The Lincoln Library was a bit of a disappointment to both of us and it wasn’t like the other presidential libraries we had been to which told the story of the president’s life. This one was just a regular library with a special exhibit that didn’t really interest us. We hoped that the museum was in essence the “presidential library” but even that wasn’t up to much. The museum cost $12 each and it felt like they were just trying to make money out of this association the town had with Lincoln. We had enough trouble just trying to get into the museum – first we had to hear about the annual pass which we could buy, then the woman at the desk kept questioning whether we qualified for discounted rates, even peering into my wallet and asking if my UK driver’s licence was a military ID. She then continued to question us both on our accents before the security guard asked us about checking our coats, had drinks, etc. Finally, another woman sitting about 5 metres from where we’d just paid was waiting to inspect our wrist bands to let us have entry. It was a bit ridiculous.
It didn’t get much better as when we got inside we realized that quite a few of the exhibits were quite child-orientated and there were very few real artifacts on display, with most things being copies or re-creations. The central rotunda area had a re-creation of the front of the White House with creepy wax figures of the Lincoln family in front of it.
There was an exhibit about Lincoln’s initial presidency and the commencement of the Civil War. IT talked about how he chose to surround himself with the brightest leaders of the Republican Party even though most of them hated him, and each other. Most of them believed that they themselves should have been elected president and this made his selections seem quite weird. The first major decision of his presidency was whether to aid Fort Sumter in South Carolina and order war against the newly formed confederates. Lincoln had promised that the Union wouldn’t be the first ones to fire a shot in the war and he kept that promise and his decision meant that the Confederates gained control of the fort but as a result started the war.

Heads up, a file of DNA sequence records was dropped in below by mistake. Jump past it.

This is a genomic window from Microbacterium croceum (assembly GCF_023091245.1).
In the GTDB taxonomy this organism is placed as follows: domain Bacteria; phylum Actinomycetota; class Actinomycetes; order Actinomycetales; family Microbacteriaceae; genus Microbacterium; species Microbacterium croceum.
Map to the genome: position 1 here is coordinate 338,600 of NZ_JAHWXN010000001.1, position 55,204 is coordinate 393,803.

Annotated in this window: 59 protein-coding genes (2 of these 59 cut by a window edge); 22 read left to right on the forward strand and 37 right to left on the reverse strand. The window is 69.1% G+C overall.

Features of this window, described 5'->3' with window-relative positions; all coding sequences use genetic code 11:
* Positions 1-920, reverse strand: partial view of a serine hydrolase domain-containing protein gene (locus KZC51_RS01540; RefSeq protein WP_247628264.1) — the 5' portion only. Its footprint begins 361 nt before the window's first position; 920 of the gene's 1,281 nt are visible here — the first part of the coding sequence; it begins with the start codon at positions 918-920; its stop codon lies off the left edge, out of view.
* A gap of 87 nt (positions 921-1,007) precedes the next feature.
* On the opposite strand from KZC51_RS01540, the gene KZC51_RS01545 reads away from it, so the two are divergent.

Whilst that exhibit was quite interesting, it appeared that the majority of the museum was taken up by a large gift shop and a Subway. A mock-up of the house Lincoln lived in as a boy including more wax models and some general things about his life were the most I really got out of the whole thing.
There was a painting of Fort Sumter which showed the start of the Civil War and a gallery which showed cartoons which mocked and criticized Lincoln, showing him as a monkey and a vampire amongst other things. It did show quite a human side to Lincoln though as it told the story of a lavish party celebrating the redecorating of the White House. At the time his son Willie was really ill and during the party he’d taken a turn for the worse and Abe kept leaving the party to go and see him. After Willie’s death, Lincoln would spend every Thursday in the boys room, whereas Mary wouldn’t ever go in it.
They of course had a re-creation of Ford’s Theater and details of his assassination although the room which included a coffin as Lincoln would’ve lied in state in Springfield was really creepy. I did find it rather amusing that the song being played as we walked through was “Swing Low, Sweet Chariot” – not only a black slave song but also the England rugby fan’s own anthem! I found it hard not to burst into song!
The treasures gallery had a few real items in it including Mary’s photo album with her name inscribed, his son Tad’s toy cannon along with the note from Abe that he could have it, a playbill from the night of his and posters advertising the reward for his assassins. They even had Mary’s fan from the fateful night and you could see the blood stains. I’d hoped to see his top hat, as it was advertised as being here, but when we asked about it we were told it wasn’t on display all the time as it needed to “rest”. What crap!
Elizabeth was in a bit of a bad mood as she felt we’d been ripped off and the museum wasn’t worth the effort. She was pretty quick looking around the gift shop which is unlike her and so we decided to go and get some food. We found a small café called Garden of Eat’n and there we both had a tasty snack to tide us over. As we walked around the town back to the car we saw the Herndon Law Office, which had been set up by Lincoln and had a statue of the Lincoln family outside.